Jokes, humor, entertainment, and other fun stuff.
As April Fool’s Day approaches, it may be amusing to review pranks of the past.
- For starters, let me link to some of the posts I’ve made pointing to April Fool’s pranks in past years, including:
- (2009) A wonderful spoof of the analyst business
- (2009) Donald Farmer’s hilarious version of business intelligence
- (2009) The Guardian’s translation of its news and archives to tweets (“OMG Hitler invades Poland, allies declare war see tinyurl.com/b5×6e for more”)
- (2009) Google’s world-dominating, blog-writing AI with the personality of a pre-adolescent girl
- (2009) Expedia’s space-travel offering
- (2008) Netezza’s green box
- (2008) LOTRO’s spoof quests — like other MMO folks, the Lord Of The Rings Online guys can be really funny. (But in retrospect I’m not so sure they were spoofs so much as a new comedic option in the game introduced on a cleverly-chosen date.)
- (2007) My attempt to one-up Scoble et al., without much success.
- (2002) A classic: Google PigeonRank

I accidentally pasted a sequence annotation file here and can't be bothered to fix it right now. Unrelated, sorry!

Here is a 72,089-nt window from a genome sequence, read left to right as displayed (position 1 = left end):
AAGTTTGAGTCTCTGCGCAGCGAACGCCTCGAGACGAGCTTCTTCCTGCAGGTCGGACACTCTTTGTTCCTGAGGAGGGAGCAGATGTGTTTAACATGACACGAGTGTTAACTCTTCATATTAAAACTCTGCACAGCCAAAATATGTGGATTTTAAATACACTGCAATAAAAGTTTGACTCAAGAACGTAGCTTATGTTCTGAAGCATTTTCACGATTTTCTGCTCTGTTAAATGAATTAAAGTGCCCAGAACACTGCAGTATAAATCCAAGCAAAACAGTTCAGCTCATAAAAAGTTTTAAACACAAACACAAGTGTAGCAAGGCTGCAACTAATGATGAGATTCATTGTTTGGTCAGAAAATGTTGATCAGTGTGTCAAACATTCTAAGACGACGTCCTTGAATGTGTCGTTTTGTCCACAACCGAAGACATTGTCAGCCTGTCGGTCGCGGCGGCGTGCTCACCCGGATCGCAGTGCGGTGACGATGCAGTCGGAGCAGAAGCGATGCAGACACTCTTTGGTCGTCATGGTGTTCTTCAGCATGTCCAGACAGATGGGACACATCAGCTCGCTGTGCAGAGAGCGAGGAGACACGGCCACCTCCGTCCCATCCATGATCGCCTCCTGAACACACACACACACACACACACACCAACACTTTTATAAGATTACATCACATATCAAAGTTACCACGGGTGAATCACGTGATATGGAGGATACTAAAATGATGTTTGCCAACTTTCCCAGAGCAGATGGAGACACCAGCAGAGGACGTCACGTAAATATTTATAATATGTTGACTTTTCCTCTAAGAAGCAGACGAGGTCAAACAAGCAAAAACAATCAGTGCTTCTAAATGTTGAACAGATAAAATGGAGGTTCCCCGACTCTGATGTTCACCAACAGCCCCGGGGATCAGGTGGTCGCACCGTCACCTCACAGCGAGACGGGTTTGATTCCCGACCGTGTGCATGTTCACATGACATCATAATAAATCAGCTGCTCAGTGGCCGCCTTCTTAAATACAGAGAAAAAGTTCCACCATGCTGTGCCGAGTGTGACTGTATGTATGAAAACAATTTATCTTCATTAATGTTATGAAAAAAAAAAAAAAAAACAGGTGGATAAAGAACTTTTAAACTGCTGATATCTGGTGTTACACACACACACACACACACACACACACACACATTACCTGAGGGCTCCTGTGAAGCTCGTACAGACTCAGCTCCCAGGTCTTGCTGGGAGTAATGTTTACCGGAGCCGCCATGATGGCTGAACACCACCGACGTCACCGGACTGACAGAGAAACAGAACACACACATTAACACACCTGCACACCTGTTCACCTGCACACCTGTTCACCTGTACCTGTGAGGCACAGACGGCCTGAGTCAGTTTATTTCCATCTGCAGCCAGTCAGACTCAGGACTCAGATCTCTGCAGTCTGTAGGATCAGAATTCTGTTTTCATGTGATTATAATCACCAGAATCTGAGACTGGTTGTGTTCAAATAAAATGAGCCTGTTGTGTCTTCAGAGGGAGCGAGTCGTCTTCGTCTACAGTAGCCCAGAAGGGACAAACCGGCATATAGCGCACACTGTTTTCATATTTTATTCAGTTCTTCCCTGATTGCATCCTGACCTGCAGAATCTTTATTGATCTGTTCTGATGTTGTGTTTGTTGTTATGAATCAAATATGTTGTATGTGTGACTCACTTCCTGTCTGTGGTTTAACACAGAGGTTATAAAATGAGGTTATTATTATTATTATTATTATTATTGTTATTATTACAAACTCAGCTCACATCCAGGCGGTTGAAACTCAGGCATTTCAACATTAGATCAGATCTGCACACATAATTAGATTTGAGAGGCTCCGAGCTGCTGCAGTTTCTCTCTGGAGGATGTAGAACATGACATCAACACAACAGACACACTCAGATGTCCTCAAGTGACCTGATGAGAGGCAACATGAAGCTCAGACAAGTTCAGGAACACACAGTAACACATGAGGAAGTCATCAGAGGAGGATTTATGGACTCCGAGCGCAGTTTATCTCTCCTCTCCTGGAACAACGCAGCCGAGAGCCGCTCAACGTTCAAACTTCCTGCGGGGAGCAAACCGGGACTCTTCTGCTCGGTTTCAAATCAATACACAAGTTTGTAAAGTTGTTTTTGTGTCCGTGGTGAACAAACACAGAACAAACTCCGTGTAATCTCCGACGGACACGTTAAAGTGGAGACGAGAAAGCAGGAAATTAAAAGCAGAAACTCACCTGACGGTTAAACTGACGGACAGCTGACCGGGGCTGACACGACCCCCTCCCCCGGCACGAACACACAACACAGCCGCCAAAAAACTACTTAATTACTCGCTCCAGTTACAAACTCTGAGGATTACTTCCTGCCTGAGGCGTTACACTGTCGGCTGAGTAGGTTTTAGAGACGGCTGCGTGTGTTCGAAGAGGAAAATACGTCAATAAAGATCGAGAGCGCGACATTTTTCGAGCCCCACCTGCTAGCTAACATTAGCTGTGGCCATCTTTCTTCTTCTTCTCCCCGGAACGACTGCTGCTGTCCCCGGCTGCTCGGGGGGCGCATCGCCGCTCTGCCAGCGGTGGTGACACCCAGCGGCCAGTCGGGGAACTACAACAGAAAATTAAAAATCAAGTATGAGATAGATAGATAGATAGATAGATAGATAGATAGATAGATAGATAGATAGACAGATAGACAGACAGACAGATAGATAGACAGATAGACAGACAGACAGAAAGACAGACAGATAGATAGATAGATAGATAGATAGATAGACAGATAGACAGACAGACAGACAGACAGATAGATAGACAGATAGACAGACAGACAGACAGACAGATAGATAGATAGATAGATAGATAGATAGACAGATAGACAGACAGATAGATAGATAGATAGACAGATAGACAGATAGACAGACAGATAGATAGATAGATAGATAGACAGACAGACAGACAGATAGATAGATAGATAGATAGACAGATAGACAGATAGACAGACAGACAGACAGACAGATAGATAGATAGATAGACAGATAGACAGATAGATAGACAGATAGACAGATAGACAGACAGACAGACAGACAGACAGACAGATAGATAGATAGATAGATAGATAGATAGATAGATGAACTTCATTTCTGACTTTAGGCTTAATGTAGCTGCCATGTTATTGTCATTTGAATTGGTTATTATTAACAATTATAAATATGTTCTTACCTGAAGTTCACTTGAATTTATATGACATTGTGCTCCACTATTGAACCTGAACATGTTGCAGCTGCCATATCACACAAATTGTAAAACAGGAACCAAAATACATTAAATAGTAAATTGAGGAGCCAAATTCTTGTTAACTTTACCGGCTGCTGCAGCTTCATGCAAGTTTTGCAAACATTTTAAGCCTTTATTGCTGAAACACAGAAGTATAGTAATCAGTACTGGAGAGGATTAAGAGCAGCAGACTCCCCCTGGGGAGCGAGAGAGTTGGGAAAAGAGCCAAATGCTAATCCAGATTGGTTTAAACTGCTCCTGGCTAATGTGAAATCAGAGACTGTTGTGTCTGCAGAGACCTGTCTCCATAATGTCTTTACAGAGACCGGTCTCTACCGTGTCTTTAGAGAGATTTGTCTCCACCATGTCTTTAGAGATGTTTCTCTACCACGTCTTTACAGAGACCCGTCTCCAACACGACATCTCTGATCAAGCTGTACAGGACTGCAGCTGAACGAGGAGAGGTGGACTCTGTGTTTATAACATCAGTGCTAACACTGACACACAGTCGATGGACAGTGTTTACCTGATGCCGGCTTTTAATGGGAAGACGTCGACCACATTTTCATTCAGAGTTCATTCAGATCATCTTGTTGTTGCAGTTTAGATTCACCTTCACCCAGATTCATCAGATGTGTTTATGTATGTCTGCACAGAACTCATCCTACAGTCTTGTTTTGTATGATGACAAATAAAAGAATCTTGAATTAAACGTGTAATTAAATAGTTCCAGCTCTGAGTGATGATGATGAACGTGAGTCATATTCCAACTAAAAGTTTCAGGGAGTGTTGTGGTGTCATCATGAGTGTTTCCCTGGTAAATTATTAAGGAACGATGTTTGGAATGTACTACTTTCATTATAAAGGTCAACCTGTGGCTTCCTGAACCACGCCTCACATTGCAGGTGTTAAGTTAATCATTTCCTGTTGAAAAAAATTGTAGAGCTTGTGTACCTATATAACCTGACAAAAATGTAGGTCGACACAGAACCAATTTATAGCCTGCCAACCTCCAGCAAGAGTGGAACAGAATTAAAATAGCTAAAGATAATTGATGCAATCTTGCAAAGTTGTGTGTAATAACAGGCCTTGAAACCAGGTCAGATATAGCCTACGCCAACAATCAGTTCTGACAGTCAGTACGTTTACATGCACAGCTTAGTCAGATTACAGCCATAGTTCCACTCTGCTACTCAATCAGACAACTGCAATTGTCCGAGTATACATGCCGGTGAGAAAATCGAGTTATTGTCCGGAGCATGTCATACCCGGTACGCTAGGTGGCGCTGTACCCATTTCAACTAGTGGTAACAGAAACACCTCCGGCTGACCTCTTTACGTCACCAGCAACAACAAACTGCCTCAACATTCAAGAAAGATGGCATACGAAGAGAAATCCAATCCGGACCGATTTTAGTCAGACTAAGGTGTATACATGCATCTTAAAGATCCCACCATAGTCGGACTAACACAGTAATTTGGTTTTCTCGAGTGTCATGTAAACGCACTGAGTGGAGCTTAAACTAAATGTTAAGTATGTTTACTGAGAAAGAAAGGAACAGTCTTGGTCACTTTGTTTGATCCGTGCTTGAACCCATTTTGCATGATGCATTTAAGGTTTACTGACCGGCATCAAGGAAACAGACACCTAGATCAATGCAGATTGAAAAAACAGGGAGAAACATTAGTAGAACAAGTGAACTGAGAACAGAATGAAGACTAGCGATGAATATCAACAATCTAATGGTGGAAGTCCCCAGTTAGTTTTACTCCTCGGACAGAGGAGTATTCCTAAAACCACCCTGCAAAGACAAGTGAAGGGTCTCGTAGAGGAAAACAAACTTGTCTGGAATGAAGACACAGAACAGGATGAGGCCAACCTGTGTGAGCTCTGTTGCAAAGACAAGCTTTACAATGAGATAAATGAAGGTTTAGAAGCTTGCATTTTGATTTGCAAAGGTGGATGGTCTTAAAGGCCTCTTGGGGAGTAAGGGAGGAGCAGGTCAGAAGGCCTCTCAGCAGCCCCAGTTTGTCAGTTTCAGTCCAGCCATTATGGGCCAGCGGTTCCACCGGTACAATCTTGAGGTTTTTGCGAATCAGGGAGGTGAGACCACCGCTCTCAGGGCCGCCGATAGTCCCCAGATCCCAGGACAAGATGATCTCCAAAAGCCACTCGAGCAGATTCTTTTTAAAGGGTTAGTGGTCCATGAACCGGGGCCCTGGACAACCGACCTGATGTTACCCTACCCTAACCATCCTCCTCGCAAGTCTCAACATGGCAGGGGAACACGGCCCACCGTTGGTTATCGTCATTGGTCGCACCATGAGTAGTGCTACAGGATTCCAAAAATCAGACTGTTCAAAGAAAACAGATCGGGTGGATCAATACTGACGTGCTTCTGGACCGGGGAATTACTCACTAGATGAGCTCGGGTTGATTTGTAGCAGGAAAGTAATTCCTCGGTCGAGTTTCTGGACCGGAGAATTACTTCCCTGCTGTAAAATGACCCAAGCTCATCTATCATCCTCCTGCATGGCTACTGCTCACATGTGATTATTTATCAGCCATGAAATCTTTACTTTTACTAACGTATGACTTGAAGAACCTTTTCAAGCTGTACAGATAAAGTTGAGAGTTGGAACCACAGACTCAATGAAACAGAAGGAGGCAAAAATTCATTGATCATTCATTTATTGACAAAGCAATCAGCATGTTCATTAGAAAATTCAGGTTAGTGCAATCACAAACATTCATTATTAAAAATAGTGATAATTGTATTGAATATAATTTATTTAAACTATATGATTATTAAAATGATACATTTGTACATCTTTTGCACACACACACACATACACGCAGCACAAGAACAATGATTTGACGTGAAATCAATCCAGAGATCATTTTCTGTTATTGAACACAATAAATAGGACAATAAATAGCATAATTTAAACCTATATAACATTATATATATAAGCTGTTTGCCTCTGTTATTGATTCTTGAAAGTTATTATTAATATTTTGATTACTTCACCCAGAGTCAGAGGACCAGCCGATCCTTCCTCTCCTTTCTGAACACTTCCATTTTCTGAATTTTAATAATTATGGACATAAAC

- I found a couple of sites that catalog April Fool’s pranks around the world (not just techie ones). The Museum of Hoaxes offers a curated approach, so their list is pretty funny. Another site lists just about every web hoax anybody bothers to submit, so it’s quality is more mixed (and a lot of the links now don’t work).
- While thinking about this post, I recalled and posted about some software industry pranks. The MSA/M&D ones still boggle my mind, but I couldn’t think of much else to match them.
- And then, of course, there was the time this blonde joke made, as it were, the rounds.
Hat tip to Linda Barlow for a long list of allusions and references in the recent Star Trek movie, including the comment thread.
Our proper, cool first officer was drugged with something green
And hauled into an alley, where he suffered things obscene
He sobered up in sickbay and he’s none the worse for wear
Except he’s somehow taught the bridge computer how to swear
Actually, this version has better sound and image quality, but the video part doesn’t speak to me.
- A collection of Dr. McCoy clips.
- A song combining Star Trek and The Hobbit.
- A video (large download) to Julia Ecklar’s beautiful song God Lives on Terra, with Star Trek:TNG clips interspersed with views of Wrentham, MA. (I previously linked a hilarious parody of that song.)
- Another Bob Kanefsky parody song, this one based on a specific Star Trek episode. (Melody and performance by Leslie Fish.)